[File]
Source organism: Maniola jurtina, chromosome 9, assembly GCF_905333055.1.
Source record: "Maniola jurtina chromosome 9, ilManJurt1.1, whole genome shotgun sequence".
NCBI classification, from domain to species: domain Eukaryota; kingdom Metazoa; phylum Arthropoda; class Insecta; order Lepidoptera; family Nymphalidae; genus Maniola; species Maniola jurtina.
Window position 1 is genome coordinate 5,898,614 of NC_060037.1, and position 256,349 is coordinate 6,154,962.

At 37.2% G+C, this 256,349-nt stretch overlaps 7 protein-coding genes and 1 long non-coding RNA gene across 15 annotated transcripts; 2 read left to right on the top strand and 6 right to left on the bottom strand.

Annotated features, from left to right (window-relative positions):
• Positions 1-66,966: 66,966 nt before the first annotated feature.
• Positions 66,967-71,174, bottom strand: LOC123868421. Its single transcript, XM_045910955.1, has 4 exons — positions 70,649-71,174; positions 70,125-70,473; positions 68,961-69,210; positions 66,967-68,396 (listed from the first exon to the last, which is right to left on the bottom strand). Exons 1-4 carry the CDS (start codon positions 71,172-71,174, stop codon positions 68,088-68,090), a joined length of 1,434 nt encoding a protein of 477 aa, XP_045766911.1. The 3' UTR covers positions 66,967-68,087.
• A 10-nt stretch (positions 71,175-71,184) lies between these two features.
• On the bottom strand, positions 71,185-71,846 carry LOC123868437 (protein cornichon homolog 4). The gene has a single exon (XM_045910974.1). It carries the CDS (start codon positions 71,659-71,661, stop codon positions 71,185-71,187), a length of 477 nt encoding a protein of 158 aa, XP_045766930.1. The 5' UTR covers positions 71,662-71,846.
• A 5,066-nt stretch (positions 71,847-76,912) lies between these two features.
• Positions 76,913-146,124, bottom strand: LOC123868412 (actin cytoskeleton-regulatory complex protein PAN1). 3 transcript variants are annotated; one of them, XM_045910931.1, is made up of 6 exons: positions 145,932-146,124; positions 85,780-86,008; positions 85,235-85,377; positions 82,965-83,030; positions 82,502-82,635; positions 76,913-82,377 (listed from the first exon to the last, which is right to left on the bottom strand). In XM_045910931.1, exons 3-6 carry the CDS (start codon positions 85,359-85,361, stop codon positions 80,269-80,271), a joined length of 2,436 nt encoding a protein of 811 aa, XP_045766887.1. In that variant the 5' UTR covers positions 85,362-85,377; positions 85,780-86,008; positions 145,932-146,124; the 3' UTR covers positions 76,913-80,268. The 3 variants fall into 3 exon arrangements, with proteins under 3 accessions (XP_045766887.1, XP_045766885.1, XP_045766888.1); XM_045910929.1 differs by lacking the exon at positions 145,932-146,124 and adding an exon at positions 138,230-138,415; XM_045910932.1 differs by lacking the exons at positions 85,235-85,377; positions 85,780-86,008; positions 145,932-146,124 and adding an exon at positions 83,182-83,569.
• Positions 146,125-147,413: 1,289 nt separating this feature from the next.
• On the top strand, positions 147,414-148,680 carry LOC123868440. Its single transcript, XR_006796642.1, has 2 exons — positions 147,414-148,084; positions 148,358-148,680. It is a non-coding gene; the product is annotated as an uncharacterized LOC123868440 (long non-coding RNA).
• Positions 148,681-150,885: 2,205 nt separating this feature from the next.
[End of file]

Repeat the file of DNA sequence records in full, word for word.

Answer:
Source organism: Maniola jurtina, chromosome 9, assembly GCF_905333055.1.
Source record: "Maniola jurtina chromosome 9, ilManJurt1.1, whole genome shotgun sequence".
NCBI classification, from domain to species: domain Eukaryota; kingdom Metazoa; phylum Arthropoda; class Insecta; order Lepidoptera; family Nymphalidae; genus Maniola; species Maniola jurtina.
Window position 1 is genome coordinate 5,898,614 of NC_060037.1, and position 256,349 is coordinate 6,154,962.

At 37.2% G+C, this 256,349-nt stretch overlaps 7 protein-coding genes and 1 long non-coding RNA gene across 15 annotated transcripts; 2 read left to right on the top strand and 6 right to left on the bottom strand.

Annotated features, from left to right (window-relative positions):
• Positions 1-66,966: 66,966 nt before the first annotated feature.
• Positions 66,967-71,174, bottom strand: LOC123868421. Its single transcript, XM_045910955.1, has 4 exons — positions 70,649-71,174; positions 70,125-70,473; positions 68,961-69,210; positions 66,967-68,396 (listed from the first exon to the last, which is right to left on the bottom strand). Exons 1-4 carry the CDS (start codon positions 71,172-71,174, stop codon positions 68,088-68,090), a joined length of 1,434 nt encoding a protein of 477 aa, XP_045766911.1. The 3' UTR covers positions 66,967-68,087.
• A 10-nt stretch (positions 71,175-71,184) lies between these two features.
• On the bottom strand, positions 71,185-71,846 carry LOC123868437 (protein cornichon homolog 4). The gene has a single exon (XM_045910974.1). It carries the CDS (start codon positions 71,659-71,661, stop codon positions 71,185-71,187), a length of 477 nt encoding a protein of 158 aa, XP_045766930.1. The 5' UTR covers positions 71,662-71,846.
• A 5,066-nt stretch (positions 71,847-76,912) lies between these two features.
• Positions 76,913-146,124, bottom strand: LOC123868412 (actin cytoskeleton-regulatory complex protein PAN1). 3 transcript variants are annotated; one of them, XM_045910931.1, is made up of 6 exons: positions 145,932-146,124; positions 85,780-86,008; positions 85,235-85,377; positions 82,965-83,030; positions 82,502-82,635; positions 76,913-82,377 (listed from the first exon to the last, which is right to left on the bottom strand). In XM_045910931.1, exons 3-6 carry the CDS (start codon positions 85,359-85,361, stop codon positions 80,269-80,271), a joined length of 2,436 nt encoding a protein of 811 aa, XP_045766887.1. In that variant the 5' UTR covers positions 85,362-85,377; positions 85,780-86,008; positions 145,932-146,124; the 3' UTR covers positions 76,913-80,268. The 3 variants fall into 3 exon arrangements, with proteins under 3 accessions (XP_045766887.1, XP_045766885.1, XP_045766888.1); XM_045910929.1 differs by lacking the exon at positions 145,932-146,124 and adding an exon at positions 138,230-138,415; XM_045910932.1 differs by lacking the exons at positions 85,235-85,377; positions 85,780-86,008; positions 145,932-146,124 and adding an exon at positions 83,182-83,569.
• Positions 146,125-147,413: 1,289 nt separating this feature from the next.
• On the top strand, positions 147,414-148,680 carry LOC123868440. Its single transcript, XR_006796642.1, has 2 exons — positions 147,414-148,084; positions 148,358-148,680. It is a non-coding gene; the product is annotated as an uncharacterized LOC123868440 (long non-coding RNA).
• Positions 148,681-150,885: 2,205 nt separating this feature from the next.